loss of their homes; millions have seen their retirement funds melt before
their eyes; millions are threatened with loss of health care. As Americans on
Main Street were being devastated, executives of bailed out banks
continued to receive millions in bonuses. That straw now threatens to break
the back of the fabled American tolerance for the foibles of the capitalist
Ordinarily, American democracy directs its venom against writers and
activists on the left, foolish enough to want to defend the underprivileged.
For a change, Americans are threatening captains of finance, venerable
bankers, with dire consequences – even death threats.
I was on sabbatical when Al-Qaida brought down the Twin Towers on
September 11. Then, I was relieved to be away from my students, afraid that
some of them might want to lump me with those who had perpetrated these
I am on sabbatical, again, as the towers on Wall Street were being toppled
by greed, recklessness and fraud; by a free-market ideology that has no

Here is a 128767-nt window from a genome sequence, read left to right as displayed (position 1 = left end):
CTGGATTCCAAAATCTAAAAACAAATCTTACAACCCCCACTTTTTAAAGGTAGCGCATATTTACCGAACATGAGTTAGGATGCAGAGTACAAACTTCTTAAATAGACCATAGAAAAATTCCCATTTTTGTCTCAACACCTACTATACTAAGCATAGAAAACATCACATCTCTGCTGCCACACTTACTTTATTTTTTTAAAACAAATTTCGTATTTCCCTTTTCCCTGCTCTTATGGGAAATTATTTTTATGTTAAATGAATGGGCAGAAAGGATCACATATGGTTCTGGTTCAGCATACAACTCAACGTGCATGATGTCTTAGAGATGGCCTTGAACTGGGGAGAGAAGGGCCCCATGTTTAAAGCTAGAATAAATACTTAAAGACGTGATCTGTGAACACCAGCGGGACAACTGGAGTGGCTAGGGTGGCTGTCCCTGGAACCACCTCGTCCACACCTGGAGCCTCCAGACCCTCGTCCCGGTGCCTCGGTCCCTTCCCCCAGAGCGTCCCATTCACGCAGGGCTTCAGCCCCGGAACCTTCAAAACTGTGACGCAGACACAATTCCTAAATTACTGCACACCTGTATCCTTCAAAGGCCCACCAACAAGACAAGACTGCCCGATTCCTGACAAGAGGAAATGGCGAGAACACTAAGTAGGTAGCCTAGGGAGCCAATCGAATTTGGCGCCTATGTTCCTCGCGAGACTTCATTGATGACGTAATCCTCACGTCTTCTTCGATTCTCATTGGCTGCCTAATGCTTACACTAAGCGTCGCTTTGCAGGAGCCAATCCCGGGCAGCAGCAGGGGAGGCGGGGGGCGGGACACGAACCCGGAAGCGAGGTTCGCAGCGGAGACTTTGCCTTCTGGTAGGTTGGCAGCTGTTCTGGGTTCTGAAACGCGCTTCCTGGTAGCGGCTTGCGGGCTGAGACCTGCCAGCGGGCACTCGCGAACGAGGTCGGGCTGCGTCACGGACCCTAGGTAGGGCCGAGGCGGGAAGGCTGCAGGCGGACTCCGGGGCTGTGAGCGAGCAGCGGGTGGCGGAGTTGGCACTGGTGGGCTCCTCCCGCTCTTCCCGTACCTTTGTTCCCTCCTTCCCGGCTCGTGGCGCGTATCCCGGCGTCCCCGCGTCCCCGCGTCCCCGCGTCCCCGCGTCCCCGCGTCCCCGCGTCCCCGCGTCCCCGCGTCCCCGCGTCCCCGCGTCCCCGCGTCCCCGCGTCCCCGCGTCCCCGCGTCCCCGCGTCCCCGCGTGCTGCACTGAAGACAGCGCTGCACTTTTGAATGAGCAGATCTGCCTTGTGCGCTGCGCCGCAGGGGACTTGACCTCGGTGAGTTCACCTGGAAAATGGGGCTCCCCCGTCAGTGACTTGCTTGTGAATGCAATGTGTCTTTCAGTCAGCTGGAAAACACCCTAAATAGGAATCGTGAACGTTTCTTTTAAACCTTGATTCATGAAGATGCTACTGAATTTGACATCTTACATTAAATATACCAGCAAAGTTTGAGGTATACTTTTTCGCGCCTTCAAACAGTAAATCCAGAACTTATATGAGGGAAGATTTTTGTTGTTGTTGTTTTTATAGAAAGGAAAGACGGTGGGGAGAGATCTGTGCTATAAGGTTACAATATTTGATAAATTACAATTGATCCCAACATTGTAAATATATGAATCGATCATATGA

regard for human life; by capitalist elites and their partners in the White
House and Congress, who had turned the financial sector into a giant Ponzi
Americans have been subjected to acts of ‘terrorism’ whose final human toll
will make September 11 look like a tea party. The perpetrators of this terror
are all homegrown; they were trained not in the mountains of Afghanistan
but at Harvard, Yale and Stanford; the bankers, executives and legislators
who preyed on Americans are the crème de la crème of American society.
When I return to teach in Fall of this year, I expect to meet students
chastened by their experience. Nothing undermines capitalist ideologies
faster and more effectively than capitalist crises. No critique of capitalism can
be more penetrating than the depredations of unemployment, immiseration,
homelessness that it inflicts on its victims. So recently victimized – at the
very center of global capitalism – perhaps, Americans might learn to
empathize with victims elsewhere – in Africa, Asia and Latin America – who
have been ravaged by this system for centuries.
Capitalist ideologues will be working overtime to deflect American anger
away from the system to a few villains, to a few rotten apples. Congressional
hearings will identify scapegoats; they will hang a few ‘witches.’ A few
capitalist barons will be sacrificed. As public anger subsides, attempts will be